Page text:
Calorie counting is complicated, and really not a very exact science, with a reported margin for error of 25% in both intake and expenditure calculations. Simple tricks like this help cut through the calculations and leave you confident in your overall calorie control. You might say it's an excellent rule of thumb! (and fist, and palm, and …)
We should all be drinking water throughout the day anyway, but a nice glass of the clear stuff before, during and after a meal will help digestion and absorption of nutrients. Timing is important so you don't interfere too much with digestive enzymes: aim to drink water 30 minutes before your meal and around one hour afterwards. While you are eating, sip your water gently to help tenderise and break down your food, but don't gulp it down. This may affect digestion, and you'll probably feel a little bloated and uncomfortable. Stick to water and stay away from caffeinated or fizzy beverages while eating to avoid acid reflux. Staying hydrated might also help with hunger; a study found that drinking two cups of water before a meal help suppress appetite, contributing to weight loss.
We all know how important it is to get some daily steps in - and going for a walk after a meal has additional health benefits. Note: a leisurely stroll around 30-45 minutes after eating is ideal, not a fast-paced power walk immediately after your meal! Walking after eating can help stimulate digestion, reduce gas and bloating, and regulate blood sugar. Plus of course, even a slow, steady, low-impact walk will burn calories and bring you towards a calorie deficit. It's a great stress-buster (reducing cortisol and adrenaline) and will help you sleep better, too - and there is a strong positive correlation between good sleep and good shape.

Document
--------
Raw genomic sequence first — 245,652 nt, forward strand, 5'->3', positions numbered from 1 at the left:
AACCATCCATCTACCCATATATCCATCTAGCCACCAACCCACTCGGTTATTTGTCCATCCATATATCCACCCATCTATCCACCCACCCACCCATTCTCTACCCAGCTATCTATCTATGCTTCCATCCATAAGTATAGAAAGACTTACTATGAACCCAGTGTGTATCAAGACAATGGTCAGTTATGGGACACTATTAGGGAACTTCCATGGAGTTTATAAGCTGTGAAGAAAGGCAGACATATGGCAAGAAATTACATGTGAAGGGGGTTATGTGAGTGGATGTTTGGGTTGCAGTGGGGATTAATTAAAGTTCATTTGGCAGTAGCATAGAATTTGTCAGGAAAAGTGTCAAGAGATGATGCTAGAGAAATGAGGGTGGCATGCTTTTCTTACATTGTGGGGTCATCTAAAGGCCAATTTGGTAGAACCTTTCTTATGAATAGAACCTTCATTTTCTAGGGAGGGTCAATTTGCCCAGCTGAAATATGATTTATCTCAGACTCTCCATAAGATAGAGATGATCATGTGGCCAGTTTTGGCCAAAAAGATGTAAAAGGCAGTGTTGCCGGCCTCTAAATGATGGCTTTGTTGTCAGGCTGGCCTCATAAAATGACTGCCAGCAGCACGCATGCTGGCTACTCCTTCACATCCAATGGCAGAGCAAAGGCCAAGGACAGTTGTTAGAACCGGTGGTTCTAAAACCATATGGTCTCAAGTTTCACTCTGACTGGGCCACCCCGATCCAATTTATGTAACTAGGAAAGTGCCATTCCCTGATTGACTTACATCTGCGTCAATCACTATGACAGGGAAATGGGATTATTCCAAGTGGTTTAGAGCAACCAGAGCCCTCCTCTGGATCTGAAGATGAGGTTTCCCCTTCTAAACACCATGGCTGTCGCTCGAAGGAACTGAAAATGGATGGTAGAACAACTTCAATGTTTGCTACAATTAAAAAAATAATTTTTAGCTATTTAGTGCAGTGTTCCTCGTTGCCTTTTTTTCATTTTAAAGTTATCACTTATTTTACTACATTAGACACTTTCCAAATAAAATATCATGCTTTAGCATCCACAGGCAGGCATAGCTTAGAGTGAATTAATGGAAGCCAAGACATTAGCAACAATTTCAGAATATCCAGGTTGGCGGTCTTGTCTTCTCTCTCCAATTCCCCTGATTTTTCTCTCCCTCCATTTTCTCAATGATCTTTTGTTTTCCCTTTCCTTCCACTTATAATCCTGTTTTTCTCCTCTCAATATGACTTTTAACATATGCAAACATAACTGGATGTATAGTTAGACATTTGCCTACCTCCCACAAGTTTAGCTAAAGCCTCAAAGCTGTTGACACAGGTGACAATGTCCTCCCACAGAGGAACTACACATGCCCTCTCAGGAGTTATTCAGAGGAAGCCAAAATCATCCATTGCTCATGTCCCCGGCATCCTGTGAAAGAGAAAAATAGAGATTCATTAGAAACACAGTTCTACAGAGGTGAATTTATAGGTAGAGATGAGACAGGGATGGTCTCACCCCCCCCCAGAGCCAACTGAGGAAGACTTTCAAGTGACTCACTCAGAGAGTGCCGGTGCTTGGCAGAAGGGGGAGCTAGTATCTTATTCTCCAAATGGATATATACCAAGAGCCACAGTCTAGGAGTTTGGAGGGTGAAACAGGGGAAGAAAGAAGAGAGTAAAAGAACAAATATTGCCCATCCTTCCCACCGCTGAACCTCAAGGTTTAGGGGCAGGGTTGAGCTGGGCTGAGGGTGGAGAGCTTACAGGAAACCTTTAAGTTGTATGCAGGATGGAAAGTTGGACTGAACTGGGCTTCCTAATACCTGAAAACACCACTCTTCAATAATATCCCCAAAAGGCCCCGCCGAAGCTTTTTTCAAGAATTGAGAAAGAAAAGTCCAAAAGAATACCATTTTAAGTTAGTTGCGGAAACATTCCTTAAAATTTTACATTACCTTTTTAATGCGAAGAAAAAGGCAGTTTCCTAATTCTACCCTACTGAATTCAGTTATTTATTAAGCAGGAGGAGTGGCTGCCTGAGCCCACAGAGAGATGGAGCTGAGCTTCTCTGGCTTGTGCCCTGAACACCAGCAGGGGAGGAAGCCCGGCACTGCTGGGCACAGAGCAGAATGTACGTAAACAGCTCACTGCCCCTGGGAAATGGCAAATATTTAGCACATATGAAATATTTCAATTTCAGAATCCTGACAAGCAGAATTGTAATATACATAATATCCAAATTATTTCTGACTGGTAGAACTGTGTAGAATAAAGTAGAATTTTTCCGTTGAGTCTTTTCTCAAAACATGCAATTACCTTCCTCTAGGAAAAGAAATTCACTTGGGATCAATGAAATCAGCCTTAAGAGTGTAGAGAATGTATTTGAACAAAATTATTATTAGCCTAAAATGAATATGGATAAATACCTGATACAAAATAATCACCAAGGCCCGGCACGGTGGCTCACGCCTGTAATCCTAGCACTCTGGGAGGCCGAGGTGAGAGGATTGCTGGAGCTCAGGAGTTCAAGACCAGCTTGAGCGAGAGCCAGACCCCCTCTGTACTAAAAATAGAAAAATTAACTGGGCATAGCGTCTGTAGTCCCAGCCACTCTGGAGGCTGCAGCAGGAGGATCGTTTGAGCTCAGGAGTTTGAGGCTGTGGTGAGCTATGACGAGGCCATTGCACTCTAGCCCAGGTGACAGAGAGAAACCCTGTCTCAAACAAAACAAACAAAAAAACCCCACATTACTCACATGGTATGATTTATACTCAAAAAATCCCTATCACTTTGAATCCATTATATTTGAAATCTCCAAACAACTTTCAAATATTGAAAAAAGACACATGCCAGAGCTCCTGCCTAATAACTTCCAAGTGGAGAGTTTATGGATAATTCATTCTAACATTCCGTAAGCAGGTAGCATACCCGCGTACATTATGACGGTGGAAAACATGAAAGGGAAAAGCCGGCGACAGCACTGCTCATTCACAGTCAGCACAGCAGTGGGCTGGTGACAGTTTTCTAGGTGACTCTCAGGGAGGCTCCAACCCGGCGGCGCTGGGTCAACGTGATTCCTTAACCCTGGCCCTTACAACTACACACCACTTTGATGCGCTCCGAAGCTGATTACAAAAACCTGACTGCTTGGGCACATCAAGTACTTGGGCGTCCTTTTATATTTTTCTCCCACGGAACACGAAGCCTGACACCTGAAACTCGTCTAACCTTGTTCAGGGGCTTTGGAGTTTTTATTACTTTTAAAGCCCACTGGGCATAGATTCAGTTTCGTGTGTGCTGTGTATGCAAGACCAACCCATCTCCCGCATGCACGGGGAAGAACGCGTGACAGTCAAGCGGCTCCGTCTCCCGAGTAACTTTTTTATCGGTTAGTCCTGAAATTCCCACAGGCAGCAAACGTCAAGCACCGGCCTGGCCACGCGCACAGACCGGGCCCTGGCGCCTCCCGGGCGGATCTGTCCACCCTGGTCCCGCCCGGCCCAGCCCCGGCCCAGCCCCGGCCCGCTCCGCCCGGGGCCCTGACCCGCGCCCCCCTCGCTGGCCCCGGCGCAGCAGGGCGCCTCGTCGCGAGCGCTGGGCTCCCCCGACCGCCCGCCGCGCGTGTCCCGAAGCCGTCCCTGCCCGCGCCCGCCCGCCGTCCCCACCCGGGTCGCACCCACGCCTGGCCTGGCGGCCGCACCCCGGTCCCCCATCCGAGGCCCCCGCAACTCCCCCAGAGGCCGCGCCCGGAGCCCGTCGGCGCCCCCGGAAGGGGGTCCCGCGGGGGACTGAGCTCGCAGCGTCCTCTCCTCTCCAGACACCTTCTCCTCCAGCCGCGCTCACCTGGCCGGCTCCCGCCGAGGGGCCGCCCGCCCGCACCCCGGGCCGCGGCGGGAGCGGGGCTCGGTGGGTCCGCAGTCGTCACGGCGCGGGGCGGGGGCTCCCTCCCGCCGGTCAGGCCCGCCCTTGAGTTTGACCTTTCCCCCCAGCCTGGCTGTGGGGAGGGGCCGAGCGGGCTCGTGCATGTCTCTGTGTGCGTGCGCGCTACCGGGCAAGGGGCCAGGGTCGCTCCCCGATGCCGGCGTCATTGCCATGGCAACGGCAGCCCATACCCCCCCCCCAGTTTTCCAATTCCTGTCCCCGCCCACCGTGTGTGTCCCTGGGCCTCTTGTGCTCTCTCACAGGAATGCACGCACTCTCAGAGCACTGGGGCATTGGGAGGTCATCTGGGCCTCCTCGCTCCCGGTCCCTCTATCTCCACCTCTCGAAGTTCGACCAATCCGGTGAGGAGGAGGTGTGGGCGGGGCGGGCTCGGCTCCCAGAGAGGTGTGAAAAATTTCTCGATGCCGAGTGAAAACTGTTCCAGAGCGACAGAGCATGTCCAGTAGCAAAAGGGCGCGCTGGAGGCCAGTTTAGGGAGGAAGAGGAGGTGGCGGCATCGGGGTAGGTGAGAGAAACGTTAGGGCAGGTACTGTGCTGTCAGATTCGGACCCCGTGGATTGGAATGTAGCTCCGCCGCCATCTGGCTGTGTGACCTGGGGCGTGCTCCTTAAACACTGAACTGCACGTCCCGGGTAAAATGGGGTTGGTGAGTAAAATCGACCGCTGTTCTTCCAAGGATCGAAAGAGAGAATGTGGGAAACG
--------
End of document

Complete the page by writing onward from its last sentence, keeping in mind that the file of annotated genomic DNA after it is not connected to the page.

If it's not always possible to go out for a ‘proper' walk, do your best to move around the house as much as possible. Over the course of a whole day, standing up and pacing around the house will burn so many more calories than staying sitting down. This is especially important if you're working from home. On a phone call, watching TV or listening to a podcast, or even brushing your teeth - stand up and move around, even if it's walking in circles around your dining table! Any physical activity is better than none, after all, and even small daily bursts can really add up over the week.
By: Coach Kazaf
Coach Kazaf's coaching focuses on fat loss in particular, with programs that begin with the fundamentals of the five key compound movements (squat, press, deadlift, row, lunge) and then fine-tuning these exercises to apply them safely to more advanced training.
Coach Kazaf likes to keep a close eye on his clients' food diaries and provides helpful advice on making better choices for a healthy diet. Generally, his programming focuses on gradual and stable fat loss, and can be accelerated for specific occasions.
Combining expertise in calisthenics, bodyweight & strength training, and high intensity compound training with manageable nutrition protocols, Coach Kazaf will guide you to become the best version of yourself in a safe and sustainable way that works with your lifestyle.
NASM Certified Personal Trainer Resistance Training Specialist (Level 1) FITM Fat Loss Coach KiloFit Health and Wellness Coach NASC Shoulder Injury Management